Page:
There is no doubt that the Canada Revenue Agency is an extremely powerful agency. Canada’s federal government has given the CRA responsibility for administration of tax laws for all provinces and territories. Canadian taxation relies on self-assessment and mandatory compliance. Taxpayers are required to file their returns on time. Canadian residents and even non-residents can be required to file income tax returns under certain circumstances.
The failure to file taxes on time is a serious issue that should not be ignored. CRA charges significant interest and penalties for late filing.
The penalty for filing taxes late increases the longer you wait to file your return, so if you owe a lot of money and have waited quite a while to file, the penalty may be quite high.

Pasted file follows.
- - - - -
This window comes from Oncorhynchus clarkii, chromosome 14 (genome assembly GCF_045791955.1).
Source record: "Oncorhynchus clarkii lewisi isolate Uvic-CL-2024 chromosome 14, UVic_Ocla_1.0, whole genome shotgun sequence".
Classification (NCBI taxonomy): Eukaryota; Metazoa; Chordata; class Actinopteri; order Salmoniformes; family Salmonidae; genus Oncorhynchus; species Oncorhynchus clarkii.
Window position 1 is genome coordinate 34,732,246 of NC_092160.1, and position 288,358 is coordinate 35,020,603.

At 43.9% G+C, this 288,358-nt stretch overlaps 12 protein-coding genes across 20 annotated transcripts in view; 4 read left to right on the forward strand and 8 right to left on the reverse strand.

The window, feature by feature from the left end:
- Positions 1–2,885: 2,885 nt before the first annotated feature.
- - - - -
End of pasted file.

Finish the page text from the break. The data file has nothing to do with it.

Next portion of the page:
On April 30th of each year, most taxpayers are required to file their returns. If an individual is self-employed, he or she has until June 15th to file, but if they have a balance owing, they must pay the balance by April 30th to avoid interest charges.
When your taxes are not filed by the deadline, the CRA charges you a penalty on May 1st as well as compound daily interest charges. You could still face financial consequences if you do not file your taxes, even if you do not owe money. Refunds will be withheld until you file and, even if you are not expecting a refund, any government benefits you are expecting (such as GST/HST benefits or child benefits) will probably be delayed until you file.
You may wonder how to file late tax returns if you fail to file your tax return on time. It’s easy to file your return if the tax return is less than a year old: just do it as you always would. Complete the form and mail it in. You will be notified if you owe tax or if the CRA assesses a penalty for late filing your tax. The NETFILE service remains open for many months after the deadline, so you can submit your taxes using this service.